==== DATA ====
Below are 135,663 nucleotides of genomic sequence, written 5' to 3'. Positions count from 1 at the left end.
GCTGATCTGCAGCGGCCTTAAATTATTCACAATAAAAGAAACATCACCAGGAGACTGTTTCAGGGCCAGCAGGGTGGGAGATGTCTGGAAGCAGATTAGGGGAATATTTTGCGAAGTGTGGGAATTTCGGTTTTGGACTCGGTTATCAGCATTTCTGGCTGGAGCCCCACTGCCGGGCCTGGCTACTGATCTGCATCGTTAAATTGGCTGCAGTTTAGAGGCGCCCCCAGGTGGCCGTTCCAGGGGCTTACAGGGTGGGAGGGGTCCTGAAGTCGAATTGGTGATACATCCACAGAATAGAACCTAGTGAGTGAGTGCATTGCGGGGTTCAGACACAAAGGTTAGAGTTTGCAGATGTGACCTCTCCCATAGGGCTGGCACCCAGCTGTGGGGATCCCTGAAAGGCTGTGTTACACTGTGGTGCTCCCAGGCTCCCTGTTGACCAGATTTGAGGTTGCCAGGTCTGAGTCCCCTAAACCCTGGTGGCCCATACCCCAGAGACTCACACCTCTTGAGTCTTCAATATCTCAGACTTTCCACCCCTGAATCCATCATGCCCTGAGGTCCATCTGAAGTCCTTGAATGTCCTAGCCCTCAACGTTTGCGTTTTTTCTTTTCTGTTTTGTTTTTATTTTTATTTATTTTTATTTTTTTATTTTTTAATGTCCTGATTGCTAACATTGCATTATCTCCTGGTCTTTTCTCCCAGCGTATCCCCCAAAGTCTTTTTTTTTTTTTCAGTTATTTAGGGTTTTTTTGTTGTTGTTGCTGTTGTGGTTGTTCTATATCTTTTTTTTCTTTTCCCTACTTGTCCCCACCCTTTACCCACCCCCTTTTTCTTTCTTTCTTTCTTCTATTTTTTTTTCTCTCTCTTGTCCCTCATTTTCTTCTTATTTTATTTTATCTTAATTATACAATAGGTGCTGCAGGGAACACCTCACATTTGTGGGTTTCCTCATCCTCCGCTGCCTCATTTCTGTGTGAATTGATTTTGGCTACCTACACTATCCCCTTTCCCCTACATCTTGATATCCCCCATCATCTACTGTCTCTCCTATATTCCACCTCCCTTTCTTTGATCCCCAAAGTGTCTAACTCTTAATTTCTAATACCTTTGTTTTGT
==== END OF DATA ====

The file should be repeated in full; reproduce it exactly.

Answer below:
Below are 135,663 nucleotides of genomic sequence, written 5' to 3'. Positions count from 1 at the left end.
GCTGATCTGCAGCGGCCTTAAATTATTCACAATAAAAGAAACATCACCAGGAGACTGTTTCAGGGCCAGCAGGGTGGGAGATGTCTGGAAGCAGATTAGGGGAATATTTTGCGAAGTGTGGGAATTTCGGTTTTGGACTCGGTTATCAGCATTTCTGGCTGGAGCCCCACTGCCGGGCCTGGCTACTGATCTGCATCGTTAAATTGGCTGCAGTTTAGAGGCGCCCCCAGGTGGCCGTTCCAGGGGCTTACAGGGTGGGAGGGGTCCTGAAGTCGAATTGGTGATACATCCACAGAATAGAACCTAGTGAGTGAGTGCATTGCGGGGTTCAGACACAAAGGTTAGAGTTTGCAGATGTGACCTCTCCCATAGGGCTGGCACCCAGCTGTGGGGATCCCTGAAAGGCTGTGTTACACTGTGGTGCTCCCAGGCTCCCTGTTGACCAGATTTGAGGTTGCCAGGTCTGAGTCCCCTAAACCCTGGTGGCCCATACCCCAGAGACTCACACCTCTTGAGTCTTCAATATCTCAGACTTTCCACCCCTGAATCCATCATGCCCTGAGGTCCATCTGAAGTCCTTGAATGTCCTAGCCCTCAACGTTTGCGTTTTTTCTTTTCTGTTTTGTTTTTATTTTTATTTATTTTTATTTTTTTATTTTTTAATGTCCTGATTGCTAACATTGCATTATCTCCTGGTCTTTTCTCCCAGCGTATCCCCCAAAGTCTTTTTTTTTTTTTCAGTTATTTAGGGTTTTTTTGTTGTTGTTGCTGTTGTGGTTGTTCTATATCTTTTTTTTCTTTTCCCTACTTGTCCCCACCCTTTACCCACCCCCTTTTTCTTTCTTTCTTTCTTCTATTTTTTTTTCTCTCTCTTGTCCCTCATTTTCTTCTTATTTTATTTTATCTTAATTATACAATAGGTGCTGCAGGGAACACCTCACATTTGTGGGTTTCCTCATCCTCCGCTGCCTCATTTCTGTGTGAATTGATTTTGGCTACCTACACTATCCCCTTTCCCCTACATCTTGATATCCCCCATCATCTACTGTCTCTCCTATATTCCACCTCCCTTTCTTTGATCCCCAAAGTGTCTAACTCTTAATTTCTAATACCTTTGTTTTGT